NASA and the National Oceanic and Atmospheric Administration are exploring how drones can be used to study hurricanes and storms that frequent the Atlantic and Gulf coasts.
NextGov’s Josh Smith reports that the agencies will be using two Northrop Grumman-built unmanned aircrafts for test flights during the height of the hurricane season in mid-September.
The first of two Global Hawks will be delivered to NASA’s Wallops Flight facility in Virginia in the next few weeks to aid the three-year research program.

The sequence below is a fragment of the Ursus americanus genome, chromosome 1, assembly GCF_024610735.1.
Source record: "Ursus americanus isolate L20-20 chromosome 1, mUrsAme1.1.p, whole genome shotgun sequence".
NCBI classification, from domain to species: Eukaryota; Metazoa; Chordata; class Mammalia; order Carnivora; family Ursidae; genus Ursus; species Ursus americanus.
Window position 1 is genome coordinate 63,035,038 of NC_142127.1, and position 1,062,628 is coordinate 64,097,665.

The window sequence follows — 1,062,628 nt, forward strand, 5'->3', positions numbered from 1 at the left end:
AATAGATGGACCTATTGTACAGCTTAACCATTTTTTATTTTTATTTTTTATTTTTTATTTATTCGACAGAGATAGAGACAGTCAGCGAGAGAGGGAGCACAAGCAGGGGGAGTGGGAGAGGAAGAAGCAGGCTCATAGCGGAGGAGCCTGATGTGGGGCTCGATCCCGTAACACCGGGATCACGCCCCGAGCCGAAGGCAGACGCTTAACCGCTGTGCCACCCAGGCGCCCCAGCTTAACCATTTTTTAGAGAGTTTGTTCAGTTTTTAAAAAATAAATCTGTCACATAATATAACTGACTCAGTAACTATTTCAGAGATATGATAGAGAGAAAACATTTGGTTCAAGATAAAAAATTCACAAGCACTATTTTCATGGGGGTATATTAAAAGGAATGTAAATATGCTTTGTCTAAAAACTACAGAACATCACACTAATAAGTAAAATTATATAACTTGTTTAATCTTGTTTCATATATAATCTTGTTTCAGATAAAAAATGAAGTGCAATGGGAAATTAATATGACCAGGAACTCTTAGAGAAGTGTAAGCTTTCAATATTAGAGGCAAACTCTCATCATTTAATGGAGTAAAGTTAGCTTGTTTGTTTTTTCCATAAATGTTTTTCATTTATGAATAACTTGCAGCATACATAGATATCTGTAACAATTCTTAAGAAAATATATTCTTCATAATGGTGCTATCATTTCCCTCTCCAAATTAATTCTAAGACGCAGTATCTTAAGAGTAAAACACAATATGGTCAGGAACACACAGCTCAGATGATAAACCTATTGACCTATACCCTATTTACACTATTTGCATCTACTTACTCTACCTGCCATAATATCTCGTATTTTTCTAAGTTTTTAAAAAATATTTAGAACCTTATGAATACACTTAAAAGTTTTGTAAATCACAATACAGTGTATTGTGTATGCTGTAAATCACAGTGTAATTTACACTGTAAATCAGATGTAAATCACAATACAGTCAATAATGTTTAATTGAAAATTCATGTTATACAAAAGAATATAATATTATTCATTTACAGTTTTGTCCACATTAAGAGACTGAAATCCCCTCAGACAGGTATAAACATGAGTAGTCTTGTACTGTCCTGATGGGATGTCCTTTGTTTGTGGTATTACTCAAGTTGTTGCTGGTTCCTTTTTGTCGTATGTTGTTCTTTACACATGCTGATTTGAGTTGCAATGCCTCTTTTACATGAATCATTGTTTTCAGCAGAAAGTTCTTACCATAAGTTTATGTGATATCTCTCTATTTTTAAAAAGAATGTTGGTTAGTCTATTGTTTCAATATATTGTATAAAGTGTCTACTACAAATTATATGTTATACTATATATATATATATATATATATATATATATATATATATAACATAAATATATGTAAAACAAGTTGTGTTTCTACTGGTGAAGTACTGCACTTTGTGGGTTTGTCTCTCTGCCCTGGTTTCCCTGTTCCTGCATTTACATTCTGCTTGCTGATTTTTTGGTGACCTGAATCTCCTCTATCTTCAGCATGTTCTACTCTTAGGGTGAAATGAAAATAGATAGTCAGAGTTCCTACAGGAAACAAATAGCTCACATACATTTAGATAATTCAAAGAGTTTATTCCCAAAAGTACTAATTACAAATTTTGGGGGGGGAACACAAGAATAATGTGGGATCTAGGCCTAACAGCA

Scott Braun, a NASA investigator who leads the Global Hawk experiments, said the UAS was used to gather data on Atlantic hurricanes in 2010.
The aircraft have a wing span of 116 feet and can stay airborne for nearly 30 hours.
According to the article, the UAVs would be used to supplement manned flights for storm data gathering.
Manned flights to explore hurricanes have been conducted since 1943 by the 53rd Weather Reconnaissance Squadron and use Lockheed Martin-built WC-130J aircraft.
NOAA is also exploring the possibility of using unmanned watercraft to penetrate storms at sea level.